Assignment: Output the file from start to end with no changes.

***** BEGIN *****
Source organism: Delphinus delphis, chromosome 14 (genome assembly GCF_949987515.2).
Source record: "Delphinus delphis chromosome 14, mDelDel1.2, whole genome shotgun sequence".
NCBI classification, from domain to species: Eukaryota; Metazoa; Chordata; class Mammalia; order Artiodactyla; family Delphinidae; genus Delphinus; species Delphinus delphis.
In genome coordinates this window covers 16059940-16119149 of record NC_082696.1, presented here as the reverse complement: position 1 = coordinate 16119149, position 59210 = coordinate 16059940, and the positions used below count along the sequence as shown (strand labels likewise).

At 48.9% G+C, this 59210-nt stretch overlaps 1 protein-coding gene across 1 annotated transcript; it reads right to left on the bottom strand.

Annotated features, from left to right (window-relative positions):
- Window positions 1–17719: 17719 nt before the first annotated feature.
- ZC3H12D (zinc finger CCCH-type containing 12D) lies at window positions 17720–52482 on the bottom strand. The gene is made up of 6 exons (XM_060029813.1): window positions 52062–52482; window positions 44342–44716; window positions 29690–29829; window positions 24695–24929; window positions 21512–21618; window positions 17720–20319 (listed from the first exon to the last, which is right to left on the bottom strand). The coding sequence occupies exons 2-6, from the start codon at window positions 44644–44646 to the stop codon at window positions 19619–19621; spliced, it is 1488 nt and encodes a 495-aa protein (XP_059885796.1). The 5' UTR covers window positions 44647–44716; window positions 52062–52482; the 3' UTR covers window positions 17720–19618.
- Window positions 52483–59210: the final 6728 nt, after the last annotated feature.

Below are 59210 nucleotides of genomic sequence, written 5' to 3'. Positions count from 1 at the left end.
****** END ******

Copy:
Source organism: Delphinus delphis, chromosome 14 (genome assembly GCF_949987515.2).
Source record: "Delphinus delphis chromosome 14, mDelDel1.2, whole genome shotgun sequence".
NCBI classification, from domain to species: Eukaryota; Metazoa; Chordata; class Mammalia; order Artiodactyla; family Delphinidae; genus Delphinus; species Delphinus delphis.
In genome coordinates this window covers 16059940-16119149 of record NC_082696.1, presented here as the reverse complement: position 1 = coordinate 16119149, position 59210 = coordinate 16059940, and the positions used below count along the sequence as shown (strand labels likewise).

At 48.9% G+C, this 59210-nt stretch overlaps 1 protein-coding gene across 1 annotated transcript; it reads right to left on the bottom strand.

Annotated features, from left to right (window-relative positions):
- Window positions 1–17719: 17719 nt before the first annotated feature.
- ZC3H12D (zinc finger CCCH-type containing 12D) lies at window positions 17720–52482 on the bottom strand. The gene is made up of 6 exons (XM_060029813.1): window positions 52062–52482; window positions 44342–44716; window positions 29690–29829; window positions 24695–24929; window positions 21512–21618; window positions 17720–20319 (listed from the first exon to the last, which is right to left on the bottom strand). The coding sequence occupies exons 2-6, from the start codon at window positions 44644–44646 to the stop codon at window positions 19619–19621; spliced, it is 1488 nt and encodes a 495-aa protein (XP_059885796.1). The 5' UTR covers window positions 44647–44716; window positions 52062–52482; the 3' UTR covers window positions 17720–19618.
- Window positions 52483–59210: the final 6728 nt, after the last annotated feature.

Below are 59210 nucleotides of genomic sequence, written 5' to 3'. Positions count from 1 at the left end.